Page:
Shot in black-and-white on clockwork cameras, with sound and dialogue dubbed in post-production, and editing from the Nic Roeg ‘Er, What Year Is It Now?’ school, Marc Jenkin's 'Bait' is singular and compelling, full of technical bravura, only let down by the caricatured nature of its characters. The film is an eerie hybrid of Humphrey Jennings-style documentary and jolting affect, conveying a picture of a traditional world that no longer makes sense to its inhabitants. Times are changing: Stephen Ward now uses the family fishing boat to take lairy tourists on thirty-minute booze cruises. Cultures are clashing, and not only over interior design: the romance that the Leighs’ diffident daughter Katie is having with Stephen Ward’s son Neil disgusts Katie’s brother Hugo. Meanwhile Martin, still clinging to the buoy of the past, nets pathetically small hauls from the local beach.

 Violence fills the air like the smell of rotting mackerel. The issues raised are current and vital. But the characterisation can be blunt and lazy. The Wards, grizzled, gruff, monosyllabic, are more than a tad sitcom-ish. The Leighs, with their Apple macs, 4x4, lycra, and cave-aged cheeses are too obviously set up as figures of ridicule. A more subtle film might have made them an implicit presence and simply concentrated on the locals and the struggle to deal with economic forces that bring both good and ill (witness the continuing battle in St Ives to find a solution to the issue of second homes). It’s not the era-defining masterpiece that some reviewers would have you believe, but Bait still hooks you. 

3 out of 5 members found this review helpful.

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Loveless

Meet the new Russia, same as the old Russia

(Edit) 14/08/2018

Zhenya and Boris hate each other. Married for 12 years, they both now have new partners, and are bitterly divorcing. Caught in the middle is their young son. Lonely and unhappy, the boy seems to be little more than an inconvenience for both parents.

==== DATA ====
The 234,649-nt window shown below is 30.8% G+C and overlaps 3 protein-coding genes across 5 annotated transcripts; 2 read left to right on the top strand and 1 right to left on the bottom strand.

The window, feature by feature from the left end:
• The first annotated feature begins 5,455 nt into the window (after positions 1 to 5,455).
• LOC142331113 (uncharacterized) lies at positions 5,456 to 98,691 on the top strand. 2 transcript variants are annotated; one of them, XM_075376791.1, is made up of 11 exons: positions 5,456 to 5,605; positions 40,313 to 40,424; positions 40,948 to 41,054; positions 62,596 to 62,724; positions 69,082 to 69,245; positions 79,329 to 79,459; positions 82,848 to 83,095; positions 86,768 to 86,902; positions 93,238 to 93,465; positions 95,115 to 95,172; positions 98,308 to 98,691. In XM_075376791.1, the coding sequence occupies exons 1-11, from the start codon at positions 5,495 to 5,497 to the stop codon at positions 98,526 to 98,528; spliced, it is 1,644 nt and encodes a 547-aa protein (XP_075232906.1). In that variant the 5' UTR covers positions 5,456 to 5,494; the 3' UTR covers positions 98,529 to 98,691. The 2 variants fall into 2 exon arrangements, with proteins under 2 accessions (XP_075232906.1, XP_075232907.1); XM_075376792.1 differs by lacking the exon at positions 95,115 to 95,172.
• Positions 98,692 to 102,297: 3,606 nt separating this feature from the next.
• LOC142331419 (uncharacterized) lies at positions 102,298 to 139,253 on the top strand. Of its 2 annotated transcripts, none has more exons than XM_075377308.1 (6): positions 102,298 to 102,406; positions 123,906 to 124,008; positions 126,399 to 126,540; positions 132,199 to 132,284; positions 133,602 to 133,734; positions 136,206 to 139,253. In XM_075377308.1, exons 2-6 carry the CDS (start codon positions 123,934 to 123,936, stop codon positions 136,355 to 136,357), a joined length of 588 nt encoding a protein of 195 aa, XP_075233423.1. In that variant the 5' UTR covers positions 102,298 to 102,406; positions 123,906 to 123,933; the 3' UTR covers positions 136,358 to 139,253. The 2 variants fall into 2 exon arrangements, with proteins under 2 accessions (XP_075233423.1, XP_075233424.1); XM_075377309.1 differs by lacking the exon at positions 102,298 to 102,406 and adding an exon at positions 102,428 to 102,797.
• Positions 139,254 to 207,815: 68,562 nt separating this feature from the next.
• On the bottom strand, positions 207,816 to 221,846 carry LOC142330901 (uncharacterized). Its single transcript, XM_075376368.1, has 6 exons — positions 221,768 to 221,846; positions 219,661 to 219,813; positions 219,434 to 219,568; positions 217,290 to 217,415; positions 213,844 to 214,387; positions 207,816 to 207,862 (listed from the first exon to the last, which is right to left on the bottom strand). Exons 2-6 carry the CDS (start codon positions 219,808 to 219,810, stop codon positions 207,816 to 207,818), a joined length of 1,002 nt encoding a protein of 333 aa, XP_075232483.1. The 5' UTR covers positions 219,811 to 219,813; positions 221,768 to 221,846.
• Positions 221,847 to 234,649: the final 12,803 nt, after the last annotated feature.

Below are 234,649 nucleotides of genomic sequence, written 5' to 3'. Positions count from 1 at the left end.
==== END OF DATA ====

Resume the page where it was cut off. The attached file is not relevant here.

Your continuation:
One day the boy disappears. The police, understaffed and overworked (is the opposite ever the case?) abnegate responsibility to a highly organized volunteer search force. All parties now have to work together. In a different film the parents might find some sort of accord, but director Zvyagintsev is not one for easy comforts; Zhenya and Boris's mutual loathing only deepens.

Beginning with shots of a frozen, tree-bordered river, Loveless takes a cold, hard look at contemporary Russia and its new middle class. Beauty salon manager Zhenya is addicted to her mobile. Boris works in sales, his office modern and open plan. They have things; Brazilian waxes, decent cars - 'freedom' - but there seems to be something deeply poisonous about Russia that nothing can detoxify. Yes, both parents have found love again but neither seem able to escape the crushing effect their country still exerts; towards the end we see Zhenya, clad in a Russian national tracksuit, running on a treadmill, going nowhere. Boris has to keep up the appearance of being happily married in order to please his religious boss. Russia doesn't change, the film suggests; it can ruin you at any time.